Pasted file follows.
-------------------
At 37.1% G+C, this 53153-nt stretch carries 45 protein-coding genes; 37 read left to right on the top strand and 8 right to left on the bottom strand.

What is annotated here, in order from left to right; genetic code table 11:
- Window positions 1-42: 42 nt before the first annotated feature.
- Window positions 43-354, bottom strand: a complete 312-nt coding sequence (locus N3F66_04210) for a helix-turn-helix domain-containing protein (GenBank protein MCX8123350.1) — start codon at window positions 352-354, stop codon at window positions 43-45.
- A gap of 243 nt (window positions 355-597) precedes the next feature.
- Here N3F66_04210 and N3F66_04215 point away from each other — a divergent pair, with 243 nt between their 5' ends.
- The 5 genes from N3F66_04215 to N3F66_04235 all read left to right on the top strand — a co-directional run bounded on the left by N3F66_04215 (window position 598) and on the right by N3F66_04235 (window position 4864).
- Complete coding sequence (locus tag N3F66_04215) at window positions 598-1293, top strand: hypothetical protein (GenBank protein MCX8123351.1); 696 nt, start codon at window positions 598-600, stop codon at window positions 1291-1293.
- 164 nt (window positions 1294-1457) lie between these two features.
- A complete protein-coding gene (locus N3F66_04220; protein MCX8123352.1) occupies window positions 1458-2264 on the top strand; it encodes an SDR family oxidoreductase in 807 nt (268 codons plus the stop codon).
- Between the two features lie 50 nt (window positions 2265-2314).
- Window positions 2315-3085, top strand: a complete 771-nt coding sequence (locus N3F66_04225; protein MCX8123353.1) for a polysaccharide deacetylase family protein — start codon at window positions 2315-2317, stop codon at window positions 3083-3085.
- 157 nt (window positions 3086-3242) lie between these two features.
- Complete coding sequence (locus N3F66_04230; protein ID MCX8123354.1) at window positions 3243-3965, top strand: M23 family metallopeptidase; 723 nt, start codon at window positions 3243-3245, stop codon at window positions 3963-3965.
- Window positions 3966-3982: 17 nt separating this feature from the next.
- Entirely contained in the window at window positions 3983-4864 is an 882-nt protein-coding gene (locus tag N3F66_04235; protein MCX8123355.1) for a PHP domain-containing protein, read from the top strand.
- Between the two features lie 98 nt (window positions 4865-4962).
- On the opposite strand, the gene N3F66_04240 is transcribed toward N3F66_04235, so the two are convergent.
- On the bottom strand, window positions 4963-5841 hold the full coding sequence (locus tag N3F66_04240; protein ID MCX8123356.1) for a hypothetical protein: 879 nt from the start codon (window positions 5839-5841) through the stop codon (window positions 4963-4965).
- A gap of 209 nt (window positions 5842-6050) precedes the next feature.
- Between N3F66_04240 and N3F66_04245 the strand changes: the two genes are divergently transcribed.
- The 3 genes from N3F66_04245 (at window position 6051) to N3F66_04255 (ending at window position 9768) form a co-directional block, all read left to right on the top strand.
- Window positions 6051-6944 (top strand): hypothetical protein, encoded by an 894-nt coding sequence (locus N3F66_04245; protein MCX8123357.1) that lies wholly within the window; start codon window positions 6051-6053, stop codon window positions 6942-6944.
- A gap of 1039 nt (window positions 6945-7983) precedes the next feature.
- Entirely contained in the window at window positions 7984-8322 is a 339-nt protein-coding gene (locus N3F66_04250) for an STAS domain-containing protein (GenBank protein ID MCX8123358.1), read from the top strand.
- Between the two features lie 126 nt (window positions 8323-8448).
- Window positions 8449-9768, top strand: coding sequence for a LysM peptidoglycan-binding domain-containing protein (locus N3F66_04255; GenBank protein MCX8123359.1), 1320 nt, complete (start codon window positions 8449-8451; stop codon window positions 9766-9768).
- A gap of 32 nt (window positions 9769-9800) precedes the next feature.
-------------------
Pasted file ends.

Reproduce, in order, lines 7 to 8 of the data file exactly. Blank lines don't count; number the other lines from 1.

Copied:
- The 5 genes from N3F66_04215 to N3F66_04235 all read left to right on the top strand — a co-directional run bounded on the left by N3F66_04215 (window position 598) and on the right by N3F66_04235 (window position 4864).
- Complete coding sequence (locus tag N3F66_04215) at window positions 598-1293, top strand: hypothetical protein (GenBank protein MCX8123351.1); 696 nt, start codon at window positions 598-600, stop codon at window positions 1291-1293.